PETITION FOR WRIT OF MANDAMUS TO THE UNITED STATES DISTRICT COURT FOR THE EASTERN DISTRICT OF PENNSYLVANIA (Related to D.C. Civil No. 83-00268).
Before: Stapleton, Alito, and Lewis, Circuit Judges
The Dissent inadvertently was not included with the majority opinion. Please see the majority opinion filed on December 28, 1994. The Dissent is also filed as of December 28, 1994. IN RE: ASBESTOS SCHOOL LITIGATION v. PFIZER, ET AL., No. 94-1494.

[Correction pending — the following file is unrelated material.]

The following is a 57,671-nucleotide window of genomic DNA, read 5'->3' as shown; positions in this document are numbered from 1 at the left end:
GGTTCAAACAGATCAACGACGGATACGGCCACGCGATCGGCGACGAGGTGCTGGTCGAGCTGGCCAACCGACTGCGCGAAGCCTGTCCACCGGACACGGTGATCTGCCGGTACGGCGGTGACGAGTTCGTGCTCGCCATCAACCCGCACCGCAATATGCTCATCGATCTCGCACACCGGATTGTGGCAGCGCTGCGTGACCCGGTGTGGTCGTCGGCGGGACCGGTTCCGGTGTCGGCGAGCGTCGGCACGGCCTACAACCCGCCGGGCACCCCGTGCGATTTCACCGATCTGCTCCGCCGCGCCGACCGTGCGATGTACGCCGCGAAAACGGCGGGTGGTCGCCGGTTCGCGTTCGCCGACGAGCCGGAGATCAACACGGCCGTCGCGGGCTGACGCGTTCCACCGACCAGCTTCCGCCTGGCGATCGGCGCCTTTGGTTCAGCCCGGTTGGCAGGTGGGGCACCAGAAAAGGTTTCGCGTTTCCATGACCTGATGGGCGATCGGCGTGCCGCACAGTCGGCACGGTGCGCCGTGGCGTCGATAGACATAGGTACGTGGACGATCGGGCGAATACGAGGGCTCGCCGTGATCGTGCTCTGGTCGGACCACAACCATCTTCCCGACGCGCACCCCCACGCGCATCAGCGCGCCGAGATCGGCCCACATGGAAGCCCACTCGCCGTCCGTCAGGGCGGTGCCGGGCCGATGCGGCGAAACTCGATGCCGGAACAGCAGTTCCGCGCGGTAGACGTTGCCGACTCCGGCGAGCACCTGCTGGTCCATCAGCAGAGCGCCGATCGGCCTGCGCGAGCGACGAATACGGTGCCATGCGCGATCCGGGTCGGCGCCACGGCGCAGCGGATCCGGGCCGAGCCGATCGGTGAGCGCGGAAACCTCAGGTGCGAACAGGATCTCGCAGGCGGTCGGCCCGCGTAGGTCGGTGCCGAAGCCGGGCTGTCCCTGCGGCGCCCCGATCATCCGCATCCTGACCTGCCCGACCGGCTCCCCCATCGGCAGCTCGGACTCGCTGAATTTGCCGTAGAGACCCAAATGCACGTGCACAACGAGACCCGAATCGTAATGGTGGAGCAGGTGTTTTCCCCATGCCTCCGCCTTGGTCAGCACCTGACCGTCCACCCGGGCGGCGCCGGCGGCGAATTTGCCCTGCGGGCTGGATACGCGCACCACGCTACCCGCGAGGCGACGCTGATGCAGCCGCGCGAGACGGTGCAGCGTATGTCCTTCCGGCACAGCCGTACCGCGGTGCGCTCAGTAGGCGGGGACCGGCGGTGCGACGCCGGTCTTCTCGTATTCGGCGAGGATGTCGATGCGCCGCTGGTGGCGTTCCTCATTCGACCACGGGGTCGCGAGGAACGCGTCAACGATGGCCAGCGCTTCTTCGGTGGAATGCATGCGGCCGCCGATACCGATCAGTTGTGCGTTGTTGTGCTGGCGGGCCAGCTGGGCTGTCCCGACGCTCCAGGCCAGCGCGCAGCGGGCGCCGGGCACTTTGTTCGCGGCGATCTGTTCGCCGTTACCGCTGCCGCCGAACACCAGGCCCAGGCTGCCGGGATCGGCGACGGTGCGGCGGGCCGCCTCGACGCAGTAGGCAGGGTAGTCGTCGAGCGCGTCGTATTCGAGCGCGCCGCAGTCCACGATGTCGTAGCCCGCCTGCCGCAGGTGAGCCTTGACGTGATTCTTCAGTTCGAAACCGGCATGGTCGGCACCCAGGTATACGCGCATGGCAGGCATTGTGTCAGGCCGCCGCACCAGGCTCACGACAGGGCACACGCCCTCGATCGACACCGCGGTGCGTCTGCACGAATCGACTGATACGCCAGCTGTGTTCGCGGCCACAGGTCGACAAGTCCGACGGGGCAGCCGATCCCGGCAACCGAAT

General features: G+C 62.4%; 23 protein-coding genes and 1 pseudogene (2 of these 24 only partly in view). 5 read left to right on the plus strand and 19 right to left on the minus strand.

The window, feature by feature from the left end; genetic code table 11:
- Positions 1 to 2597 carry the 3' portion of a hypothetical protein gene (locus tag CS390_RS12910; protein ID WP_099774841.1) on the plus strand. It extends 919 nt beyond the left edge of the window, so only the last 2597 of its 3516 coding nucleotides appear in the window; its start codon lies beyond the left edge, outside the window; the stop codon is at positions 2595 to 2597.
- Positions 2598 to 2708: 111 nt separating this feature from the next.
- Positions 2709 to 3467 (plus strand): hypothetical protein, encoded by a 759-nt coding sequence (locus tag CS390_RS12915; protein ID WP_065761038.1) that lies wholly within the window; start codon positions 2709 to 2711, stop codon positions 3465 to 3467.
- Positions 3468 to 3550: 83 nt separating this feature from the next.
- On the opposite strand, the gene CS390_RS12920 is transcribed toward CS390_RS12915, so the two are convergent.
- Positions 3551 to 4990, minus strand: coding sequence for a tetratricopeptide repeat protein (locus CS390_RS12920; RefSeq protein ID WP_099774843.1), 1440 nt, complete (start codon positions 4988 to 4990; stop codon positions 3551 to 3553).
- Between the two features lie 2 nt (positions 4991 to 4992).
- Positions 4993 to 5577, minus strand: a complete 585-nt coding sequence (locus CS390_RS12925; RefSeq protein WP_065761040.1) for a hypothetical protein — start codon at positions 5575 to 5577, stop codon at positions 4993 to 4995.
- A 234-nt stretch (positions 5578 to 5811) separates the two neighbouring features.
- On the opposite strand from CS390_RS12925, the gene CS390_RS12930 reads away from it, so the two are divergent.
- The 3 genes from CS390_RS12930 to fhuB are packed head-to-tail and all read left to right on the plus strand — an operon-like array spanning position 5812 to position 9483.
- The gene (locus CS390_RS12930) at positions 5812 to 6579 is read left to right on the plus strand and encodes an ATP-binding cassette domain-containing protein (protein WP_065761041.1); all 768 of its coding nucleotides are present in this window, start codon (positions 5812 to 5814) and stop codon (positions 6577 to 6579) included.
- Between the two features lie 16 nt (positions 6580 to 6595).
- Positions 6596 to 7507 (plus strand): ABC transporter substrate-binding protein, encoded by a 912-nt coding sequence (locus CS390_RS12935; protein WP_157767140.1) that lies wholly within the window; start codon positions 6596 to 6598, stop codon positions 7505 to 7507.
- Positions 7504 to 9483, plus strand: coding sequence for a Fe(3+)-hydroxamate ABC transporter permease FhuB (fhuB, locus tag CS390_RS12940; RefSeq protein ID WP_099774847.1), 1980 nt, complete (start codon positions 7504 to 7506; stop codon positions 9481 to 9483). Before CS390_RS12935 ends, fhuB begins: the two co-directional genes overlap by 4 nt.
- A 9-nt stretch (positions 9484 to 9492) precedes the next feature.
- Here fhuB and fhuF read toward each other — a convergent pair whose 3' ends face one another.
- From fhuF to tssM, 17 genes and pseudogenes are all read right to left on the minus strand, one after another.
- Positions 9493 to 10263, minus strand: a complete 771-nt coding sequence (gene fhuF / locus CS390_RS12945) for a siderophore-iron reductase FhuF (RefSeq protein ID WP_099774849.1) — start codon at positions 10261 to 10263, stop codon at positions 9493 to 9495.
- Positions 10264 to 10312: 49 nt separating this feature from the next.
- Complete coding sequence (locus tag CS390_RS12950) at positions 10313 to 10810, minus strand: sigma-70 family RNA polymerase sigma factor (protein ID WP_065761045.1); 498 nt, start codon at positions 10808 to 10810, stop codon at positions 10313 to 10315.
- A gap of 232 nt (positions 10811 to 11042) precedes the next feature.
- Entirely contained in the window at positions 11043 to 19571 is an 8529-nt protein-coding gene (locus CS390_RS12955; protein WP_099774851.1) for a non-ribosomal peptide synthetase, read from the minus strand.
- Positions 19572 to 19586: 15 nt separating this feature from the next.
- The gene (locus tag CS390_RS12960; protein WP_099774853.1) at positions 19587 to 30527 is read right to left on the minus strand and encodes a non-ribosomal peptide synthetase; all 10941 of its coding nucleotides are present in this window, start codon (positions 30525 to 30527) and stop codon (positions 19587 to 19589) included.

This is the latest appellate chapter in a lengthy nationwide class action in which more than 30,000 school districts have sought relief from former manufacturers of asbestos-containing building products ("ACBPs") for harm stemming from the installation of ACBPs in their school buildings.*fn1 The current proceeding concerns a petition for a writ of mandamus filed by one of the defendants, Pfizer Inc. In that petition, Pfizer seeks review of the district court's denial of its motion for partial summary judgment on the plaintiffs' conspiracy and concert of action claims. Pfizer argues that the denial of that motion has caused and is continuing to cause irreparable harm to its First Amendment rights. Applying the Supreme Court's decision in N.A.A.C.P. v. Claiborne Hardware Co., 458 U.S. 886, 73 L. Ed. 2d 1215, 102 S. Ct. 3409 (1982), we hold that Pfizer cannot, consistent with the First Amendment, be held liable on the plaintiffs' conspiracy and concert of action claims and that the denial of Pfizer's partial summary judgment motion was clearly in error. We further hold that the issuance of a writ of mandamus is appropriate to prevent the harm to First Amendment rights that would occur if review of the district court's decision had to wait until a final judgment is entered in this protracted litigation.